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13 hours ago, krow36 said:

Luisa, the vendors of non-annuity custodial 403b accounts to consider are:

Aspire, Security Benefits and PlanMember Services. I would prefer Aspire to PlanMember Services due the admin fees of 0.15% and 0.34%, respectively. I think they are both honest, non-deceptive companies without hidden fees.

There have been no complaints about Aspire's phone service. They have a very useful FAQ website for routine questions. Aspire’s admin fee is $40 and 0.15% per year. Both SB DI and Aspire have very low-cost Vanguard Admiral class index funds. The websites of both Aspire and SB DI have been reported to be very adequate. 

Hi Krow! 

I am planning to go to Aspire. I guess, SB DirectInvest has lower fees but it's not offering 457 as I read in the previous posts here. Yes, I am satisfied with phone service of Aspire and it's offering limits to mutual funds only.  Aspire is easier to recommend to my teacher friends who wish to get new 403b/457b or get out of the high fees from other vendors. As I read in other posts, some may get confused and avail the annuities from SB instead of the low cost mutual funds under DI. 

I prefer to get 457 for following reasons:  1) I may retire early and no need to wait for 59.5 age to get distributions without penalty or  2) I may contribute more  3 years prior to my normal retirement age to catch up with missed contributions in my younger years.  Am I right in my understanding of 457?

Yes, I am getting the Vanguard funds under Aspire.  I am already familiar with Vanguard funds because I have them for my Roth IRA.  More than 10 years ago,  I found out from this website that we could contribute to both 403b/457b and Roth IRA using low cost funds, like Vanguard and Fidelity. Again, thank you for the advices... 

As per advice, I would leave my previous contributions to 403b to Fidelity. Another thank you!!!  

P.S.

To add to my story,  my friend suggested a book about finances but it was not suited to me, so I looked for one for teachers. I got "Teach and Retire Rich" by Daniel Otter. Then, I found this 403b website while reading it.  I made my 1st inquiry and got lots of responses...  After more than a decade, I am posting again to ask for help! 

Thanks a million, Krow!!!  We appreciate you, together with good hearted people here, for taking time to answer our confusions. I wish we will be able pay it forward.  

 

 

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3 hours ago, Luisa said:

I prefer to get 457 for following reasons:  1) I may retire early and no need to wait for 59.5 age to get distributions without penalty or  2) I may contribute more  3 years prior to my normal retirement age to catch up with missed contributions in my younger years.  Am I right in my understanding of 457?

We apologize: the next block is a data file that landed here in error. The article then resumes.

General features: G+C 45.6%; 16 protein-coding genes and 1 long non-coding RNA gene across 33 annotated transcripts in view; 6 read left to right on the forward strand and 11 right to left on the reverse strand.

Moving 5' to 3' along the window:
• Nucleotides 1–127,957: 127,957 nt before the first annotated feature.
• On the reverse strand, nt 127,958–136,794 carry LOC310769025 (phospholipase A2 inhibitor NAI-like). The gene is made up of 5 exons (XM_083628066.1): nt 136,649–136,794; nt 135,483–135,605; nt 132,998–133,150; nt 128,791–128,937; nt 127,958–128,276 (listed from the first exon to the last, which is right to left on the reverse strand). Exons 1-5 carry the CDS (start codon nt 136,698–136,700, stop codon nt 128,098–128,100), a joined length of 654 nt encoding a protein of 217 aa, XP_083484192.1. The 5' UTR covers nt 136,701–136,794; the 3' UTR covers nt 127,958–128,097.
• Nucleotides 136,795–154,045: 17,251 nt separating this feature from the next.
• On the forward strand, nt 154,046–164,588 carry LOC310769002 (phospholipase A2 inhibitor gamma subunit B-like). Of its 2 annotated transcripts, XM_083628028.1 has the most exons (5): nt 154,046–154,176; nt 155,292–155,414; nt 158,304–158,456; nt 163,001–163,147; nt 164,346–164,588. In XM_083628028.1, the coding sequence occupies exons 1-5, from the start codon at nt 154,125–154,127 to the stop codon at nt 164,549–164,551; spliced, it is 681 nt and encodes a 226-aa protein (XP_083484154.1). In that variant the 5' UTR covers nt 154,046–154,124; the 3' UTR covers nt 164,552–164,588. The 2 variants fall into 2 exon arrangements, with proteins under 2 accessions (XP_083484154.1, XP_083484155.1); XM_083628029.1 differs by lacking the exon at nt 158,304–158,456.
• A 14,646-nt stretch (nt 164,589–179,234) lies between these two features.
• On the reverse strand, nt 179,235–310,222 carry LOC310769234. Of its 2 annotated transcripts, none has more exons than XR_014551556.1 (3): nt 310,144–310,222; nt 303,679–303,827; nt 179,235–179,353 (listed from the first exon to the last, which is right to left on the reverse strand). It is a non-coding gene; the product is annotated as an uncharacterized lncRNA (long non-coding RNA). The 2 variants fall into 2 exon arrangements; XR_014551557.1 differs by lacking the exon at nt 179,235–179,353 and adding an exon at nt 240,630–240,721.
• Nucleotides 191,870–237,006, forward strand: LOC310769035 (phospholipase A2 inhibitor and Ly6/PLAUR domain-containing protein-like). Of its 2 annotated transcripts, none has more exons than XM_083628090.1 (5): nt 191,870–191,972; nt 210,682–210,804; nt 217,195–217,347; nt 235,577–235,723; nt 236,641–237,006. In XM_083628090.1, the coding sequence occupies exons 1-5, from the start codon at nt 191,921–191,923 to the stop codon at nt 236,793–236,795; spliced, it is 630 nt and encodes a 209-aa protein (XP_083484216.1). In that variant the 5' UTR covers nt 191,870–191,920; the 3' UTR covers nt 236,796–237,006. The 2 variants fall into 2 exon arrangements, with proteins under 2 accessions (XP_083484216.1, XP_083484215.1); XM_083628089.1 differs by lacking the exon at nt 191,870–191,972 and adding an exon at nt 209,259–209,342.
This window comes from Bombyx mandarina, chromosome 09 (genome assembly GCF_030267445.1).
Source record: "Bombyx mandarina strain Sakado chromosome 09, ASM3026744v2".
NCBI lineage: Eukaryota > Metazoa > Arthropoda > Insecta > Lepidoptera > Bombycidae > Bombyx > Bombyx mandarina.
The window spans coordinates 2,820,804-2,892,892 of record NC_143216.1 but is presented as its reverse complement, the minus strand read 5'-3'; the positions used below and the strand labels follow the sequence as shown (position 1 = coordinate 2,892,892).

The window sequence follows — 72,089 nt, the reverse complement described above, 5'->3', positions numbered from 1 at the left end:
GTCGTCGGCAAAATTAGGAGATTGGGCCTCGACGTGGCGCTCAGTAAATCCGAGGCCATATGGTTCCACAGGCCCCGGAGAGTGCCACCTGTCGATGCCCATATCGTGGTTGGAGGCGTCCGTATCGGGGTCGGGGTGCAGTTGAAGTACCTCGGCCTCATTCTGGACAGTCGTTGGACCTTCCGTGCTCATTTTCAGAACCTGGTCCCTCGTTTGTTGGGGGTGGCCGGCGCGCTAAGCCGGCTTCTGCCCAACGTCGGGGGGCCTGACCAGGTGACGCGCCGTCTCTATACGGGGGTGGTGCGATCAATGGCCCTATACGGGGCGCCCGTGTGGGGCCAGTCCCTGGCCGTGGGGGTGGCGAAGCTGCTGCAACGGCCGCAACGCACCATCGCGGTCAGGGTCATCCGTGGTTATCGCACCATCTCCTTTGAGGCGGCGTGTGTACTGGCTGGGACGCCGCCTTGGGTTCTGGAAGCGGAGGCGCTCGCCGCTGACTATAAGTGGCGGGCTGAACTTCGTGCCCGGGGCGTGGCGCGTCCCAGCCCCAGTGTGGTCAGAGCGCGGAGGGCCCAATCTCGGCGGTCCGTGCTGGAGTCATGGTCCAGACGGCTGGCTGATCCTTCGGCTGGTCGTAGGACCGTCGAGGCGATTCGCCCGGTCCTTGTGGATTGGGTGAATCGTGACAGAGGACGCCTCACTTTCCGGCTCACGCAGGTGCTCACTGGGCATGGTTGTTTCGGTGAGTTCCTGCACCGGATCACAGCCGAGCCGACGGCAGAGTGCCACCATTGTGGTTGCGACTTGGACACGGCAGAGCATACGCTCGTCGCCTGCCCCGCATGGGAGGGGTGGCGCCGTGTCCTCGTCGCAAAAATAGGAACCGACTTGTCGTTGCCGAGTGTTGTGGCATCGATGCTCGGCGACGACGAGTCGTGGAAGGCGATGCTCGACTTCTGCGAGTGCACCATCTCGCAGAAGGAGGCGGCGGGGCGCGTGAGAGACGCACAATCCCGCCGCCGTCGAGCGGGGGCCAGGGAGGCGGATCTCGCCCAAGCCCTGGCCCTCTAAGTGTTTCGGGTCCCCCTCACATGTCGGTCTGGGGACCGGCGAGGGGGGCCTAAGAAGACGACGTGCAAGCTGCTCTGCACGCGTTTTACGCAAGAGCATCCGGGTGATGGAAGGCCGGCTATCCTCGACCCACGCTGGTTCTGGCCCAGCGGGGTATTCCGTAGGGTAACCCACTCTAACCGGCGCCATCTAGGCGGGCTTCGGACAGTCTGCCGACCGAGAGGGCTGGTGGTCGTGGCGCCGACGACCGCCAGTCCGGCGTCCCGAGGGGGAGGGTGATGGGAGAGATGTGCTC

I think Aspire is a good choice for you and your colleagues. If you work at it a bit, you may be able in the future to get your district to add Vanguard or Fidelity to the vendor lists. 403bwise has a Facebook Group with over 600 teachers focused on adding low cost vendors to their district's lists. Just a thought.

You will be able to contribute (in 2020) 19.5k + 6.5k (age-50 catchup) for both the 403b plan and the 457 plan. Beyond that total of 52k, the additional catchups depend on your employer’s 403b and 457 plans. I’ve read that these Additional Catch-up features require good past records and that many employers do not include them in their plans because of headaches with past records. So you should check the district’s plans.

https://www.irs.gov/retirement-plans/how-much-salary-can-you-defer-if-youre-eligible-for-more-than-one-retirement-plan

If you’ve maxed your 403b and 457 account, I think it’s a good idea to then contribute to a taxable account for retirement. Taxable accounts have some advantages over traditional 403b, 457 and IRA accounts. Any distribution from those traditional accounts adds that amount to your taxable income for the year. Distribution from a taxable account only adds the amount of capital gain to your taxable income for the year. You are not taxed again on what you have bought with after-tax money.   

The amazing Dan Otter invented and owns 20 Year Old 403bwise and deserves appreciation from all of us! And he's going stronger than ever! I'm a retired teacher and enjoy spreading the word on low-cost investing. Teachers have been victims of the annuity-sellers due to their trusting nature and their lack of information.  

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2 hours ago, krow36 said:

If you’ve maxed your 403b and 457 account, I think it’s a good idea to then contribute to a taxable account for retirement. Taxable accounts have some advantages over traditional 403b, 457 and IRA accounts. Any distribution from those traditional accounts adds that amount to your taxable income for the year. Distribution from a taxable account only adds the amount of capital gain to your taxable income for the year. You are not taxed again on what you have bought with after-tax money.   

 

After maxing 403 and 457, I would suggest next contributing to a Roth IRA before a taxable brokerage account as it allows for tax free growth and withdraws after 59.5. years old if established for at least 5 years prior. My last bucket is the taxable account. 

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Luisa mentioned that she was contributing to her Roth IRA, and I assumed that she would be maxing it. If not, then you make a good point that I agree with.

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10 hours ago, krow36 said:

If you work at it a bit, you may be able in the future to get your district to add Vanguard or Fidelity to the vendor lists. 403bwise has a Facebook Group with over 600 teachers focused on adding low cost vendors to their district's lists. Just a thought.

You will be able to contribute (in 2020) 19.5k + 6.5k (age-50 catchup) for both the 403b plan and the 457 plan. Beyond that total of 52k, the additional catchups depend on your employer’s 403b and 457 plans. I’ve read that these Additional Catch-up features require good past records and that many employers do not include them in their plans because of headaches with past records. So you should check the district’s plans.